Sunday, August 16, 2015


Over at Cripplegate, Clint Archer kicked a beehive with a post on "Fat Secret: The Invisible Sin of Gluttony." I appreciate the fact that he was prepared to touch the third rail of evangelicalism. That said, it's the kind of post that only a thin guy would write.

So what about gluttony? Is it a sin? Is gluttony equivalent to obesity? How should we evaluate gluttony?

i) Compared to other "sins," the Bible has precious little to say about gluttony. I put "sins" in scare quotes so as not to prejudge the moral status of gluttony.

ii) In addition, interpreting references to gluttony, or equivalent usage, is complicated by the fact that the terminology may be figurative or denote something other than excessive eating. For instance:

In Deut 21:20 and Prov 28:7, the term may mean prodigal or squanderer, ISBE 2:483:a.   
In Gk. it [koilia] is found with the meanings of (1) belly, abdomen, bowels, stomach; (2) the abdomen as the site of the sexual organs, the womb; (3) the LXX and Rab. literature use it also metaphorically for the inner man, as a synonym for kardia (heart). NIDNTT 1:169.

In his commentary on Rom 16:18, Jewett suggests it has sexual connotations (p991). And in his commentary on Phil 3:19, Silva suggests it could be a synonym for carnality (sarx="flesh"); 181.

So it's actually hard to find any specific, unambiguous reference to literal gluttony, per se. 

iii) In addition, occurrences tend to be grouped with similar behavior. So it may reflect, not one particular behavior, but an associated lifestyle.

iv) Assuming, for the sake of argument, that this refers to obesity (which is disputable), who was in a position to be a obese? That might seem like an odd question. For people living in a generally affluent country, even the poor can be obese. That's because even the poor have access to copious amounts of food.

But in the ancient world, and parts of the Third World today, where food is often scarce, obesity might be much rarer, and largely confined to the upper class, who had an abundance of food at their disposal.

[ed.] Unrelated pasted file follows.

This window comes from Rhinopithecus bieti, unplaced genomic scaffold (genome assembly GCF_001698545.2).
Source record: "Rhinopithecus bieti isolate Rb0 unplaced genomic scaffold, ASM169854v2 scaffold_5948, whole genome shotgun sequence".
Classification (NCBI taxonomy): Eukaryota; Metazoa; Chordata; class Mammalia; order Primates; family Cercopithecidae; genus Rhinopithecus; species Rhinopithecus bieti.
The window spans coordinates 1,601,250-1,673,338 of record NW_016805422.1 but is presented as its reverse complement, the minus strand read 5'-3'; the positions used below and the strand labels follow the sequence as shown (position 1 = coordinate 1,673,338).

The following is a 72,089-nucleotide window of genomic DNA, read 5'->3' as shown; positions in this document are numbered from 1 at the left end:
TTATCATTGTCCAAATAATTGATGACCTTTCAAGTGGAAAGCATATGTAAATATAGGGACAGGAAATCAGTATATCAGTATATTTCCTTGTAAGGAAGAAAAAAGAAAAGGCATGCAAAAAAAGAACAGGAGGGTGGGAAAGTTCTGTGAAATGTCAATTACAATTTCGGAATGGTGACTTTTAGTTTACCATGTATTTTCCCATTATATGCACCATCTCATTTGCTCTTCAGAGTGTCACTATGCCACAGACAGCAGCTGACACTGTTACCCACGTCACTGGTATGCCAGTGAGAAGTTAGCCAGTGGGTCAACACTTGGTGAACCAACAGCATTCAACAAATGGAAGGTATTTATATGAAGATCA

So it might be a condemnation of a self-indulgent lifestyle associated with "conspicuous consumption." Conversely, malnourishment might be typical of the underclass. 

v) Likewise, in times and places where famine was both prevalent and unpredictable, I suspect people would be inclined to overeat when food was plentiful, to store up fat reserves. If you don't know from one day to the next where your next meal is coming from, you might stuff yourself. That gives you a margin. 

Likewise, for people who traveled long distances on foot, who might go for days at a time without food, I'd expect them to eat as much as they could when food was available, to compensate for lack of food at other times.

Overeating in these situations would not be gluttonous, but precautionary. 

vi) So I don't think the Bible has much specifically to say on the subject. We must turn to general principles:

vii) There's a difference between obesity and morbid obesity. As a rule, we should avoid abusing our health. 

viii) If we have dependents, then we have a duty to remain reasonably healthy. Likewise, we shouldn't impose ourselves on others by a lifestyle that makes us invalids. That's different from people who are invalids through no fault of their own.

ix) You shouldn't live for food, just as you shouldn't live for sex, sports, &c.

x) Parents should discourage their kids from becoming obese. For one thing, that predisposes them to develop medical problems down the line.

In addition, fat kids are unpopular kids. That's unfair, but that's reality. It's psychologically damaging to kids to be constantly shunned and ridiculed by their peers. 

In my observation, some obese parents have obese kids because it makes the parents feel better about their own obesity. 

xi) Obesity is visible in a way that psychological vices are not. Take physically fit people who support abortion. That's profoundly evil, but undetectable unless they express themselves. 

xii) Due to their metabolism and a sedentary lifestyle (e.g. a desk job), it can take an inordinate amount of effort for some people to avoid being overweight. So long as they don't become morbidly obese, I don't think Christians in that situation have a duty to diet and exercise to the degree necessary to maintain the waistline they had at 18. Just as some people center their lives on food, some people center their lives on physical fitness. That's the alter-ego of gluttony. 


  1. In Luke 7:33-34 the Lord applies the Pharisaical accusation of gluttony to His eating habits in contradistinction to the Baptist's, so there's that at least.

    If one travels abroad much, one of the first things one notices when returning to the States is how portly folks are generally, at least this has been my experience, and it's not something I'm particularly aware of, it's just more pronounced when I've been away for awhile I guess.

    I'd say we're an obese, gluttonous society on the main, and the church doesn't seem to be any different than the world by this metric.

  2. Excellent points. Do you think Titus 1:12 adds anything to the discussion?

    "One of the Cretans, a prophet of their own, said, 'Cretans are always liars, evil beasts, lazy gluttons.'”

    This is the famous "Cretan Paradox."

    All other NT uses of the Greek word, γαστήρ (gastḗr), seem to connote the womb/pregnancy. But it must refer to something else here, perhaps actual gluttony (or maybe it is figurative).